Written by Leslie Taylor
PROVIDENCE, R.I. (AP) — A storm that blew through earlier this month might have spurred a rare phenomenon for the East Coast: a tsunami.
The tsunami was observed June 13 at more than 30 tide gages along the East Coast, Bermuda and Puerto Rico, the National Oceanic and Atmospheric Administration said. The highest peak amplitude was recorded in Newport, R.I, where it reached just under a foot above sea level. Gages in Kiptopeke, Va., and Atlantic City, N.J., recorded similar peaks, according to NOAA.
Brian Coen was spearfishing at Barnegat Inlet in Ocean County, N.J., around 3:30 p.m. on June 13, when he saw a strong outrush of water as the tide went out, according to a description provided by NOAA. He said it carried divers over submerged rocks that serve as a breakwater. The rocks, normally three to four feet deep, eventually were exposed, he said.
Then, according to NOAA, Coen saw an approximately 6-foot wave come in. It carried the divers back over the breakwater and also swept three people off rocks that are usually five to six feet above sea level. Two of them needed medical attention.
Chuck Ebersole, steward at Wickford Yacht Club in North Kingstown, R.I., said he saw a strong current of about 7 knots, or 8 miles per hour, going out through a channel into Narragansett Bay. Normally, he said, the current is 1 to 2 miles per hour. The current was so strong that one large boat pulled its cleat out of the dock, he said.
After a while, the current reversed at the same speed, he said. A nearby gage recorded that the sea level changed by 1.3 feet.
Read the full story at WTIC>>
National Fisherman Live: 3/10/15
In this episode, Online Editor Leslie Taylor talks with Mike McLouglin, vice president of Dunlop Industrial and Protective Footwear.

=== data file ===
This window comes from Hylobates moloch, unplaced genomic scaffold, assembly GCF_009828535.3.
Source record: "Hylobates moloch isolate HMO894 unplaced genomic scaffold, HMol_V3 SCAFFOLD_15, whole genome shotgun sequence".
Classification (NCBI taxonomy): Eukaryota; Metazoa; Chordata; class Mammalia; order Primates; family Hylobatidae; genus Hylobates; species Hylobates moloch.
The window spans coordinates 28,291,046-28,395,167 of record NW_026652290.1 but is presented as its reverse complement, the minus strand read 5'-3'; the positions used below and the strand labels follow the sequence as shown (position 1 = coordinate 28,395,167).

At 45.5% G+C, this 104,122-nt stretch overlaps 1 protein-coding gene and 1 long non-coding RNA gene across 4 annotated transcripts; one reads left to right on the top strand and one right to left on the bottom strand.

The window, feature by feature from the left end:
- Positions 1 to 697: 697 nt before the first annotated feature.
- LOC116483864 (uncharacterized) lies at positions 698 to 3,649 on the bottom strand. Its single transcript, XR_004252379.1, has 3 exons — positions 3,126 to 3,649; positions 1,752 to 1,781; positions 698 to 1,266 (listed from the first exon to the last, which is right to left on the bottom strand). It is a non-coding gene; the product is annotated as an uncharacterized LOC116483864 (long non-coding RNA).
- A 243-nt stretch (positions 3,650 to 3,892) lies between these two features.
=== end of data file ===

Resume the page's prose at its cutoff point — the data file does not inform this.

National Fisherman Live: 2/24/15
In this episode:
March date set for disaster aid dispersal
Oregon LNG project could disrupt fishing
NOAA tweaks gear marking requirement
N.C. launches first commercial/recreational dock
Spiny lobster traps limits not well received
The Mid-Atlantic Fishery Management Council has scheduled a series of scoping hearings to gather public input for a proposed action to protect unmanaged forage species.
The proposed action would consider a prohibition on the development of new, or expansion of existing, directed fisheries on unmanaged forage species in the Mid-Atlantic until adequate scientific information is available to promote ecosystem sustainability.Read more...
The National Marine Educators Association has partnered with NOAA this year to offer all NMEA 2015 conference attendees an educational session on how free NOAA data can add functionality to navigation systems and maritime apps.
Session topics include nautical charts, tides and currents, seafloor data, buoy networking and weather, among others.Read more...